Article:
Sarah Macdonald: Which do you think is the worst social media platform for young people? The most harmful.

David Coleman: Oh look, I think they’re all pretty bad, to be frank. I’m not sure I could differentiate between them. I think, as I said, imagine we went back 20 years ago and we said we’re going to create an environment where any child can communicate with any random person on earth, and that person can provide that child with just about any material they want to. Now, we would have said, well, that’s absurd, we can’t do that. But that’s what’s happened. And so the problem is once you’re in that environment of effectively unfiltered interactions, in every previous generation there have been controls and filters around what kids see. And as I said, the classification system is sort of the best demonstration of that.

Sarah Macdonald: Yeah but you know as well as I do that kids get around this and I’m getting people texting in, saying, come on, kids change their age. My nephew did it. I’m all for them being restricted. But they do get phones and they’re good at getting around anything that is imposed upon them because they’re smart on this stuff.

David Coleman: Yeah that’s true Sarah. But I think at the moment that the reality is that there isn’t any significant or meaningful restrictions around age. And when you said before that kids were saying, well, no 13 is the age because Instagram says so, like, why do we care what Instagram says? I mean, why on earth would we trust them to determine an appropriate age for our children to see this content. It doesn’t make any sense at all. And so I think that at that moment there are very, very limited controls. And that means it’s pretty much anything goes. What we’re saying is, we need to move to an environment where there are rules and there are consequences for the platforms if under aged kids are in that environment. Now, will people try to get around it? Yeah, of course it’s the internet. People will try and get around it. Is that a reason to do nothing? Absolutely not. I was head of Digital for Nine before I got into Parliament, and I have a good understanding of digital technology. And you’re right in saying people will try and get around whatever rule you impose. But we don’t in other contexts say, well people will try and get around it so let’s just throw our hands up in the air and do nothing. And that’s why we as a Coalition think this is very important. We feel very strongly about this. Peter Dutton is very, very clear that we need to get moving on this age verification trial.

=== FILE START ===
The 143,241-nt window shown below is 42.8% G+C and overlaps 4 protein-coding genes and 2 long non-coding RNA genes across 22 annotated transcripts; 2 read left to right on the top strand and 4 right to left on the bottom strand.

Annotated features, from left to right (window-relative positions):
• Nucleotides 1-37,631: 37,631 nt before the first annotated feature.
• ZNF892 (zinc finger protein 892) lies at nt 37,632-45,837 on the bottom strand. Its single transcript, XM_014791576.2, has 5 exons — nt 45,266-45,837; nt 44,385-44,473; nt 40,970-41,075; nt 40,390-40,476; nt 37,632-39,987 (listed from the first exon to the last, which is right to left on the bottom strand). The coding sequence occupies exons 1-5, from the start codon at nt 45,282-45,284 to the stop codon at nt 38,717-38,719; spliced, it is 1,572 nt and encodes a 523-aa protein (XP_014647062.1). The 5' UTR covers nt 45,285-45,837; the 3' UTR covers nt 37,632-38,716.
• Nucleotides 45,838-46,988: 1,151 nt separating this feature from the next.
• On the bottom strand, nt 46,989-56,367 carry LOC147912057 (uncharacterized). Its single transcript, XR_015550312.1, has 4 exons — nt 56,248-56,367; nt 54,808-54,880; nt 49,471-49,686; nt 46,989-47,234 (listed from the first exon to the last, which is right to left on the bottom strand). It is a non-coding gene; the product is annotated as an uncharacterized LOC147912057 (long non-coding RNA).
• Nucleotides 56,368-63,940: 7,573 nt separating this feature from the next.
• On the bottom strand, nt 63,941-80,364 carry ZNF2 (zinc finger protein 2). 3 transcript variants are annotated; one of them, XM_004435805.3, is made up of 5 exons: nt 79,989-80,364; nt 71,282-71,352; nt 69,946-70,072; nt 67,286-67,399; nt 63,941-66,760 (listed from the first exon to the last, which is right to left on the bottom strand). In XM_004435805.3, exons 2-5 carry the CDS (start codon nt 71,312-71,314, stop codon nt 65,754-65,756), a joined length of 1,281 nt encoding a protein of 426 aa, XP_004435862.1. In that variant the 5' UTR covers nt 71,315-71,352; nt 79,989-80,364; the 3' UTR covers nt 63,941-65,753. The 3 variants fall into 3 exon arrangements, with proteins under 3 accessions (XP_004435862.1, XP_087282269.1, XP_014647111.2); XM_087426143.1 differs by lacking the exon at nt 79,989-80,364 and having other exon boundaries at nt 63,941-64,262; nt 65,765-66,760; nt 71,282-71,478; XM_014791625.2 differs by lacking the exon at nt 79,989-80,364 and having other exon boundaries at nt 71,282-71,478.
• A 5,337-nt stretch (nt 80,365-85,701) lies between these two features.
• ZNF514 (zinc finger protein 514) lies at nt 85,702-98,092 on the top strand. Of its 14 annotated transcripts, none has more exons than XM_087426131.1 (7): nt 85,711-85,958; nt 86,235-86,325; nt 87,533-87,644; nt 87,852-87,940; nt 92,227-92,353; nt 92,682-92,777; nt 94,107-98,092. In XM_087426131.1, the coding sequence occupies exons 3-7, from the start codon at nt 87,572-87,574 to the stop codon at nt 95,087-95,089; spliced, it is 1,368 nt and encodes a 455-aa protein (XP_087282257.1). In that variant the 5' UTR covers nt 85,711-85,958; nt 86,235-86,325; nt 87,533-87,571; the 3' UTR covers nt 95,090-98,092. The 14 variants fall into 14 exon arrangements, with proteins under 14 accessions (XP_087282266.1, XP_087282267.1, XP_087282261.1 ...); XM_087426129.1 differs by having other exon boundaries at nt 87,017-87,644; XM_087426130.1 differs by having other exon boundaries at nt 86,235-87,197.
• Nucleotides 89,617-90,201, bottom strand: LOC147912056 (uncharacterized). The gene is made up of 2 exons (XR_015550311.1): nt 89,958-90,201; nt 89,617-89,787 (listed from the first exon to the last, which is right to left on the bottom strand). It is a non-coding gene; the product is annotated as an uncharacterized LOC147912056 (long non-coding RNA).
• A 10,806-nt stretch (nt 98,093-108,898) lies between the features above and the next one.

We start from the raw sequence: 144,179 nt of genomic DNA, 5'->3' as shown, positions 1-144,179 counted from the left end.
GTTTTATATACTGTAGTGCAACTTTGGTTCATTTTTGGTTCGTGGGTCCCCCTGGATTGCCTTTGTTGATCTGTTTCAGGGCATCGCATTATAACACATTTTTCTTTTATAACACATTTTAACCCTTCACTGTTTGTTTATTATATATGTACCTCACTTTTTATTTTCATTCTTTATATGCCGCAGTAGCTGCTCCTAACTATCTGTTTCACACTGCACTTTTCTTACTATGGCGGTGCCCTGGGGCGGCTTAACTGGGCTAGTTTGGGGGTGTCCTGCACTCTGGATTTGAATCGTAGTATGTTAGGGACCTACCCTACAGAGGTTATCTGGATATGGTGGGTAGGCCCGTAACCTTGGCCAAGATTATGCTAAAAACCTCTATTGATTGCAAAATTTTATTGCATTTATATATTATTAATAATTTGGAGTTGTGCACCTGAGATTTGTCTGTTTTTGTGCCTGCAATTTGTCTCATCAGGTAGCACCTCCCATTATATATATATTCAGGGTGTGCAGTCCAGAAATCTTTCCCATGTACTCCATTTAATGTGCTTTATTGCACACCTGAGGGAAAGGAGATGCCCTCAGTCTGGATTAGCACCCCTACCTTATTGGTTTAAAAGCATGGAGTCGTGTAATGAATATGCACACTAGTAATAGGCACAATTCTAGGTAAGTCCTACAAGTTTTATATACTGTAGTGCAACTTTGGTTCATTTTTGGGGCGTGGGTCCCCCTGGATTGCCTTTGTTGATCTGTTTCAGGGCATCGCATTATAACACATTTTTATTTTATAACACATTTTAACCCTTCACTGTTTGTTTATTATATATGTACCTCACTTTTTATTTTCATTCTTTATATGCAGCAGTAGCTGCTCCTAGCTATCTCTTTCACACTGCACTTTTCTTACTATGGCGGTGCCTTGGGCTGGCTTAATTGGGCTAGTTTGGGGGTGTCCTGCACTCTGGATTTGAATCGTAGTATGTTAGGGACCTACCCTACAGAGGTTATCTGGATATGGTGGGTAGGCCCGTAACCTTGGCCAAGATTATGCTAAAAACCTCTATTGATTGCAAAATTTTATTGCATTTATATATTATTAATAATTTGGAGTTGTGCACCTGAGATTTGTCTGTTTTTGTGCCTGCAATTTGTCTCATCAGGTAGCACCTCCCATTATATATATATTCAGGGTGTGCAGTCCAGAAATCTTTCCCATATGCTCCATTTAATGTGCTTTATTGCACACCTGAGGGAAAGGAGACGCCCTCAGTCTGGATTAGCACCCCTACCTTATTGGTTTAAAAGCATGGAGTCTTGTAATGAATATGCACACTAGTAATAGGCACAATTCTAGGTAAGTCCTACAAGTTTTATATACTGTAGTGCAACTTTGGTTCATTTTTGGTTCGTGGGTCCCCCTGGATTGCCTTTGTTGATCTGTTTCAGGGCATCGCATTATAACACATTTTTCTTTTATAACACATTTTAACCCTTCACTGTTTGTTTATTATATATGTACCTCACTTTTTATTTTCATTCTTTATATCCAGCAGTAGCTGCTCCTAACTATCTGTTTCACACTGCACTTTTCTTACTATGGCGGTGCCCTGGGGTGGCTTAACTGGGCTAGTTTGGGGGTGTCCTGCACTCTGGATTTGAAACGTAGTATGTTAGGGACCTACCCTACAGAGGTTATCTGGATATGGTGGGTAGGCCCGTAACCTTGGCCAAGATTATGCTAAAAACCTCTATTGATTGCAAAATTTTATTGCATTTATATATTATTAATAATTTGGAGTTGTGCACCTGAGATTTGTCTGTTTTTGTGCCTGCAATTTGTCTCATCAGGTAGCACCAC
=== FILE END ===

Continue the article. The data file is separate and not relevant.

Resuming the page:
Sarah Macdonald:
So it’s a trial, not a change, is what you’re proposing. Try it, see if we can do it, see if we can impose it and what the effects are?

David Coleman: Yeah well, we’ve got to get started on the trial right now. I mean, the Commissioner recommended it more than a year ago, and it doesn’t make any sense at all to be frank, that we’re not doing it. We actually moved legislation to Parliament in November last year to start this process and we would like it to occur.

Sarah Macdonald: Watch this space. It’s good to see there’s some agreement about some of these issues at the moment in Federal Parliament. Thanks for your time this morning.

David Coleman: Thanks Sarah.

Sarah Macdonald: David Coleman, the Shadow Minister for Communications, to get a message to my daughter. She is 14, she’s just been given access to Instagram because we couldn’t socially isolate her any longer. Parents need to be supported by regulations because children who are kept off are left behind socially and there are other unintended consequences of that.